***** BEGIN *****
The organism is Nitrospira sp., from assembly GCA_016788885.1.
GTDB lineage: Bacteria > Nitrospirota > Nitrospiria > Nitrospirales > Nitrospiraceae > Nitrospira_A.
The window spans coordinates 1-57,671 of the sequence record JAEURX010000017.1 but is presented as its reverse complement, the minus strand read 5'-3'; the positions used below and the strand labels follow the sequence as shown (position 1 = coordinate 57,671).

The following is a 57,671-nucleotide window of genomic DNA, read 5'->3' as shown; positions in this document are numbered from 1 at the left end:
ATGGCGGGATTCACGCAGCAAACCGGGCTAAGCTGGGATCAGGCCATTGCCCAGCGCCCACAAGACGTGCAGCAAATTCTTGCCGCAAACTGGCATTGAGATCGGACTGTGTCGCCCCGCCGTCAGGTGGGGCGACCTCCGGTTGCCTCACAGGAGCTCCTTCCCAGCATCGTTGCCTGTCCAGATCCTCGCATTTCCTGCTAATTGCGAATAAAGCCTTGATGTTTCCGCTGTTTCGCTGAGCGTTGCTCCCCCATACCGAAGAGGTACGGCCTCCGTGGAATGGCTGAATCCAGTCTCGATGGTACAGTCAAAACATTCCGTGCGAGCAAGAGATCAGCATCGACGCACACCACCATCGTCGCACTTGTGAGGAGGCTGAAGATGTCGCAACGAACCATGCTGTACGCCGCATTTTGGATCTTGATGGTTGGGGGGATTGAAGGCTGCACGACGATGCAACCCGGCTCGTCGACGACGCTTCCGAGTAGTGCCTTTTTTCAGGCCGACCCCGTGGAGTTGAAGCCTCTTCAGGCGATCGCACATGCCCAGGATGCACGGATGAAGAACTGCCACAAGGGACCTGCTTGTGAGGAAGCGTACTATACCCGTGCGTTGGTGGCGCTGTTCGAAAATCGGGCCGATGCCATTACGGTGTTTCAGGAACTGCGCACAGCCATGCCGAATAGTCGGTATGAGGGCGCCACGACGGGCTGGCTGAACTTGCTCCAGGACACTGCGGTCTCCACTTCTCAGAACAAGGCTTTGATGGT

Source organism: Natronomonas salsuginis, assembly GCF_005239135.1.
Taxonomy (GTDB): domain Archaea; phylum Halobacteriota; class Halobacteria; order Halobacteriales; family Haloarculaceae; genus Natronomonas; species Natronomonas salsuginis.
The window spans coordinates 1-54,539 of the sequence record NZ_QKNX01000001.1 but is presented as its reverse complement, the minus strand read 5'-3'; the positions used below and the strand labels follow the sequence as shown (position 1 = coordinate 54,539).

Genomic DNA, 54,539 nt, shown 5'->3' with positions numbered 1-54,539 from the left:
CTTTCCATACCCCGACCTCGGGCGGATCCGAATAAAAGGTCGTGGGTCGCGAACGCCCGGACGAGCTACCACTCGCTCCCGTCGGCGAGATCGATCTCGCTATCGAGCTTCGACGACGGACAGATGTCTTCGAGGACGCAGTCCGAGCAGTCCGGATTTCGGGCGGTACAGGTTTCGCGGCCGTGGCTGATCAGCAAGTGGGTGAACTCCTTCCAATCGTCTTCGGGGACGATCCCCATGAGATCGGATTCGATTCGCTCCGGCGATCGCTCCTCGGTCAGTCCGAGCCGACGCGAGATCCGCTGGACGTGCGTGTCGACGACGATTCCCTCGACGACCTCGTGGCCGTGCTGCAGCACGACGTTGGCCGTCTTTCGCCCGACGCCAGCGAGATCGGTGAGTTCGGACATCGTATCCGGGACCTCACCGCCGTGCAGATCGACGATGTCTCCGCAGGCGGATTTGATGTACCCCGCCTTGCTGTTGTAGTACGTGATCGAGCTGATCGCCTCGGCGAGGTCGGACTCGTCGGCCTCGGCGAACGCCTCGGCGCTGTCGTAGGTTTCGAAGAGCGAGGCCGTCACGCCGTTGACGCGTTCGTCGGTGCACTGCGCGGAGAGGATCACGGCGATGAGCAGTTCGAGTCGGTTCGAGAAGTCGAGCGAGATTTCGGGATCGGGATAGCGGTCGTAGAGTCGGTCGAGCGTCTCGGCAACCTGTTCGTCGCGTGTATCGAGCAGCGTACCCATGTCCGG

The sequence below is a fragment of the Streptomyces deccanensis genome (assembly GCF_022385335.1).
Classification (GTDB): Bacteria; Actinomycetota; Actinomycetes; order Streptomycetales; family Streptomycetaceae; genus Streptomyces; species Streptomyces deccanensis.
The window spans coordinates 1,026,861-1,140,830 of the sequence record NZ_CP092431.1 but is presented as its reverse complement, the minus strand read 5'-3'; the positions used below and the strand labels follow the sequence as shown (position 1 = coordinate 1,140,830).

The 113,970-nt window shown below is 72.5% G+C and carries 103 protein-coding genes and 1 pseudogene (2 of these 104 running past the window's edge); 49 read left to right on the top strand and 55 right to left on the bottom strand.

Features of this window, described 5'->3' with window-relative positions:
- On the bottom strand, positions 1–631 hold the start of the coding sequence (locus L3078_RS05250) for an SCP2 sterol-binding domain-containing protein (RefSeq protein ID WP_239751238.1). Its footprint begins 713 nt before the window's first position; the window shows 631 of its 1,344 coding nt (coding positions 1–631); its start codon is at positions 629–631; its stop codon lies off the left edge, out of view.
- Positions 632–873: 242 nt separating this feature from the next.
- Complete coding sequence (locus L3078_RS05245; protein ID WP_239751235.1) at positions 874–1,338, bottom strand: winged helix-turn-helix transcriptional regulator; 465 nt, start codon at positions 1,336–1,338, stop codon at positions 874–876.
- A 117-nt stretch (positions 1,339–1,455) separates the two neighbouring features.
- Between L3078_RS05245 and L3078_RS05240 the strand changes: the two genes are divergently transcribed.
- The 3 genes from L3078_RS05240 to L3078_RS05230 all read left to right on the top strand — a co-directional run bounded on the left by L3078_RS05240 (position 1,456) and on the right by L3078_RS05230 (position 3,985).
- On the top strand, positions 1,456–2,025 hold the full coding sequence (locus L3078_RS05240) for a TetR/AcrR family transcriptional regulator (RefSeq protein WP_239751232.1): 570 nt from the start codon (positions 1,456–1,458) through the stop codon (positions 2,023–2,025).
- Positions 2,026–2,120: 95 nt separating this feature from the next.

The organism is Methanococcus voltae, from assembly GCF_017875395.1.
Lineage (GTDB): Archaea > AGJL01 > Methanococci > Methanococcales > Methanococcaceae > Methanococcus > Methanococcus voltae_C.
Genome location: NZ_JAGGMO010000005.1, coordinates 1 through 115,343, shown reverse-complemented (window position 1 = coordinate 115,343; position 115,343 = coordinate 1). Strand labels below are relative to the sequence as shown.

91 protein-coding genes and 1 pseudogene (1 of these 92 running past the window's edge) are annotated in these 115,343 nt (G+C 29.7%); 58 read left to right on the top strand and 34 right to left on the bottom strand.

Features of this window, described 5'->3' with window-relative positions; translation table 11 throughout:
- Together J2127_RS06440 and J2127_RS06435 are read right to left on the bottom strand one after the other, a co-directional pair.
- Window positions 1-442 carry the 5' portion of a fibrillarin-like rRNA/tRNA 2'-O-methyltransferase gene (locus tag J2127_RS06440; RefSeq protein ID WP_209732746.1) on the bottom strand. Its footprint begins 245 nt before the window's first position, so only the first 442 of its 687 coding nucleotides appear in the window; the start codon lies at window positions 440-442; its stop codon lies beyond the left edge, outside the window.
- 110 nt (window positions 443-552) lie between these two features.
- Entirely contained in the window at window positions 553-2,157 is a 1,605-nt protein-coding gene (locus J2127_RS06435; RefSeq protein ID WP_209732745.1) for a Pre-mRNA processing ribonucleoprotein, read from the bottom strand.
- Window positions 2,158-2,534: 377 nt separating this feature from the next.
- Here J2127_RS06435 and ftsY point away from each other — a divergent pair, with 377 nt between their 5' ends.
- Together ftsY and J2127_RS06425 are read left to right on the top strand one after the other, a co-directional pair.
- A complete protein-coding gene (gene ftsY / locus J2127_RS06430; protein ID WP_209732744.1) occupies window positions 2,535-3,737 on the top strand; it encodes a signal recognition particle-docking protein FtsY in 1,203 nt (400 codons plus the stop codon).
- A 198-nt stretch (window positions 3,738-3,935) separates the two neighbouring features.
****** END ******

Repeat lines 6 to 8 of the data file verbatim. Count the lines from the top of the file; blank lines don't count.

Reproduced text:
Source organism: Natronomonas salsuginis, assembly GCF_005239135.1.
Taxonomy (GTDB): domain Archaea; phylum Halobacteriota; class Halobacteria; order Halobacteriales; family Haloarculaceae; genus Natronomonas; species Natronomonas salsuginis.
The window spans coordinates 1-54,539 of the sequence record NZ_QKNX01000001.1 but is presented as its reverse complement, the minus strand read 5'-3'; the positions used below and the strand labels follow the sequence as shown (position 1 = coordinate 54,539).